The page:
Photo by Danielle Levitt
When I was a child, I had a very hard time fitting into the roles that were expected of me. I was a chubby, awkward, shy little boy with a bowl cut and glasses. My favorite outfit to wear was a bright purple fleece sweatsuit, that I would often get too warm in, so I would roll up the legs into shorts, creating two little sweatpant-donuts at my knees. I had friends, and I wasn't exactly bullied, but I didn't fit in...by any means.
I would attempt to swing bats, and kick balls, all kinds of embarrassing things for an outwardly effeminate, purple-clad little boy to do. But what really made me happy in those days was sitting somewhere by myself with a heavy book on Greek mythology or the King Arthur legends.
Because I spent so much time by myself as a kid, I got to know who I really was, way earlier in life than most. By 9 years old, I accepted that sports and fighting and being rowdy and getting dirty just wasn't for me, and I was fine with that. While other boys were joining sports teams, I was the only boy in drama lessons...and dance class...and choir.
Though there were the occasional taunts and rhyming couplets, it was worth it to be so self-assured at an early age.
In short, there were aspects of being a loner that benefitted me, greatly.
When all the other kids from my elementary school went to the same middle school, I had no qualms saying "bye-bye" to a group of children who never really got me. Countering that mass exodus, I was one of only two from my school to attend the new arts-magnet middle school, which specialized in an artistically driven middle school education.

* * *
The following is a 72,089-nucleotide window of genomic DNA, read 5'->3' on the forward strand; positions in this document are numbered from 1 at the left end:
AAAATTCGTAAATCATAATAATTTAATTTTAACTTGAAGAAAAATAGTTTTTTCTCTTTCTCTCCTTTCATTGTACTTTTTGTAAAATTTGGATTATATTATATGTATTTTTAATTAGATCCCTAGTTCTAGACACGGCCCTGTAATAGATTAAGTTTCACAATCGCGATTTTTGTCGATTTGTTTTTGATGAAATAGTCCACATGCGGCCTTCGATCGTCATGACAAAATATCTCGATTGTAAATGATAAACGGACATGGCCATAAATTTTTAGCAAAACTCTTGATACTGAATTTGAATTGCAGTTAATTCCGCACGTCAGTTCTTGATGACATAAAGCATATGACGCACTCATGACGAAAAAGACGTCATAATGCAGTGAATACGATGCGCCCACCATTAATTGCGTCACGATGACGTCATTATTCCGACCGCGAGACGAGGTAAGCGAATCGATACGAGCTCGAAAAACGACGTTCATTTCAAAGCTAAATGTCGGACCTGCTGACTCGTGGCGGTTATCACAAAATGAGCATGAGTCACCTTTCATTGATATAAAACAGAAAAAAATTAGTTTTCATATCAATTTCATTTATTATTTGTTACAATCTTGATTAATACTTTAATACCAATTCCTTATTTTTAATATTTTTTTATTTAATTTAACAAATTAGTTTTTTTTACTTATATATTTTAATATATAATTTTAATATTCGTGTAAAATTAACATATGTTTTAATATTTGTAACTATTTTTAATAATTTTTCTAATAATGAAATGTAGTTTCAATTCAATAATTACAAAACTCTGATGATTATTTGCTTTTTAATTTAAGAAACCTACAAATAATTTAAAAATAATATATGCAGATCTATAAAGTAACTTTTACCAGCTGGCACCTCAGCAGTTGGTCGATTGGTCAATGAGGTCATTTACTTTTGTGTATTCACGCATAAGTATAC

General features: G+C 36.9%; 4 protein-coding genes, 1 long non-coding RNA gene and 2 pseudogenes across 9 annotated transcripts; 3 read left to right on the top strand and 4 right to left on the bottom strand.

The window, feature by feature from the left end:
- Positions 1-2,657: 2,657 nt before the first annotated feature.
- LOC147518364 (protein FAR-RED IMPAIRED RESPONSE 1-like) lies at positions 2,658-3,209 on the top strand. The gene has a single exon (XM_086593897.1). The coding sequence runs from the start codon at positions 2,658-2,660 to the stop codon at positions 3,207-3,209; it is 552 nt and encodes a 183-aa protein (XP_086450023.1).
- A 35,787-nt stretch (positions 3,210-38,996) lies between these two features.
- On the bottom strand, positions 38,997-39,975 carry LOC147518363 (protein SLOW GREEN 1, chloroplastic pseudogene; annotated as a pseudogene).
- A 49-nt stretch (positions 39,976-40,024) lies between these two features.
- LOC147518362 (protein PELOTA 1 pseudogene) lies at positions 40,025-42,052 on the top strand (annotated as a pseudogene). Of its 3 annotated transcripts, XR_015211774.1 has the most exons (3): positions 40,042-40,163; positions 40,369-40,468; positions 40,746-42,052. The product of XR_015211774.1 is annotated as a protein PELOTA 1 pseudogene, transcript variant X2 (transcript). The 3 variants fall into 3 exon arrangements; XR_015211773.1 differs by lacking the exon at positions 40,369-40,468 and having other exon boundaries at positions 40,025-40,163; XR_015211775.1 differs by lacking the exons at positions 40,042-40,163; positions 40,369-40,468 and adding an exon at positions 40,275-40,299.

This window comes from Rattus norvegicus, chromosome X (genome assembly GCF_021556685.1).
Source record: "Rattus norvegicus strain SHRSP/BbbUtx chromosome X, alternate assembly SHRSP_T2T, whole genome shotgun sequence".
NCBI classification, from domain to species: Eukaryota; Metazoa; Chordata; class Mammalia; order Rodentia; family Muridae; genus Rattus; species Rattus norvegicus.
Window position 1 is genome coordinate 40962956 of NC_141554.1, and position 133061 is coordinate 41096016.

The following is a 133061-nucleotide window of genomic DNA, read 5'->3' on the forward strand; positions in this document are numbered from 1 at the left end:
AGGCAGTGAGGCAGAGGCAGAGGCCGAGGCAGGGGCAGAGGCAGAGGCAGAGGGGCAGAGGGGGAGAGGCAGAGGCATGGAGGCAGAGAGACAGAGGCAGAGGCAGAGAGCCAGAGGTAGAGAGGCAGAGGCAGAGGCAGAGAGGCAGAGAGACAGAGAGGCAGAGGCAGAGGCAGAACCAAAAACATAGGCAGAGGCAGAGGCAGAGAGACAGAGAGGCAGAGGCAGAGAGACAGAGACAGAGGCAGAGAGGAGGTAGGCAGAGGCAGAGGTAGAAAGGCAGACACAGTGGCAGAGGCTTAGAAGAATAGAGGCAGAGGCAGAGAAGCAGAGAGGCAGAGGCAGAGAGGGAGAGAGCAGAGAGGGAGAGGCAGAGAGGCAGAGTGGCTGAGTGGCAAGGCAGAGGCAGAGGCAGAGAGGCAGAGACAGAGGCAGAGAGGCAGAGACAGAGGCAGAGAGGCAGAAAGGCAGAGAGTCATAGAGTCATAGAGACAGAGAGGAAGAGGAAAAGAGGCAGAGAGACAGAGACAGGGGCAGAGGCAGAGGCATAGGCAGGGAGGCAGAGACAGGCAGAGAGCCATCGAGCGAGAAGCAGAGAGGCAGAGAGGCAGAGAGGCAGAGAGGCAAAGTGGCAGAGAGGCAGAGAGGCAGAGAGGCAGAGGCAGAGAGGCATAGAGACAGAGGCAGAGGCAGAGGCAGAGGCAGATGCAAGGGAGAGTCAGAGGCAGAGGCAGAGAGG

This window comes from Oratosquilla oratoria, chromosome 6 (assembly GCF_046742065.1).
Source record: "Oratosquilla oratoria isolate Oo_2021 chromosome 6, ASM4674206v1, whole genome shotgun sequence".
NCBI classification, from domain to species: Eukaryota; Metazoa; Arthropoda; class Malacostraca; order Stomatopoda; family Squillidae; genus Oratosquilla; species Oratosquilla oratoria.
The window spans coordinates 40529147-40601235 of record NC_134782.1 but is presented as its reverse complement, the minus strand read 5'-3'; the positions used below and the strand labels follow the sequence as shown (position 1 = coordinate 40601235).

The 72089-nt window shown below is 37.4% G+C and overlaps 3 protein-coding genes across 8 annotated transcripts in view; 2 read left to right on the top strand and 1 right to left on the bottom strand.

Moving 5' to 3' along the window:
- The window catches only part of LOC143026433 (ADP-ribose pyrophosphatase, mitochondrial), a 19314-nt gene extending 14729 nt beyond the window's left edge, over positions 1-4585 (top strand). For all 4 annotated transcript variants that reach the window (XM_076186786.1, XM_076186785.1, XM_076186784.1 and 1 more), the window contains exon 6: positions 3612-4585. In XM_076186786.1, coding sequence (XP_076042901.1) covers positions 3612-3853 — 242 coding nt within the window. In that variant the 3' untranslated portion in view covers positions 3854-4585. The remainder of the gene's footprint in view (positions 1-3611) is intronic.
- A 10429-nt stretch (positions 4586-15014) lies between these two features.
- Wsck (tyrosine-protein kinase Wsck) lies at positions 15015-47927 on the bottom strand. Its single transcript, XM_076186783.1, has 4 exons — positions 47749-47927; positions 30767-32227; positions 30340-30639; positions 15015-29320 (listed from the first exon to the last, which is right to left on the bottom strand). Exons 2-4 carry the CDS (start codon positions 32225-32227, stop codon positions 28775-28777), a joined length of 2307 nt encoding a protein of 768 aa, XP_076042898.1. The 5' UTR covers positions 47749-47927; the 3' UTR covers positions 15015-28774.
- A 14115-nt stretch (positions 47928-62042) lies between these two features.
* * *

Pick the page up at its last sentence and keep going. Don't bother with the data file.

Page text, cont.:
In this new setting, I didn't feel like an outcast any more. I knew who I was and I was waiting for the right friend group to come along. Eventually, I found them. A group of kids who all loved mythology and legends and all nicknamed themselves after characters in the King Arthur tales (uhh, DING DING DING DING!). They didn't even mind when I wanted my nickname to be "Queen Guinevere."
My years in middle school ended up being the most formidable of my whole childhood. I came out, I decided I wanted to be a musical theater actor, I did drag for the first time, and I was well-known at my school for being one of the oddest, yet most entertaining people there.
This is how I learned that maybe, being the odd one out just means you haven't found the right group to be accepted by.
It's not enough to be accepted just because you fit what's expected of you based on your age or gender. True acceptance starts with yourself, accepting that maybe you don't fit in everywhere, but where you do fit in, you fit like a glove.
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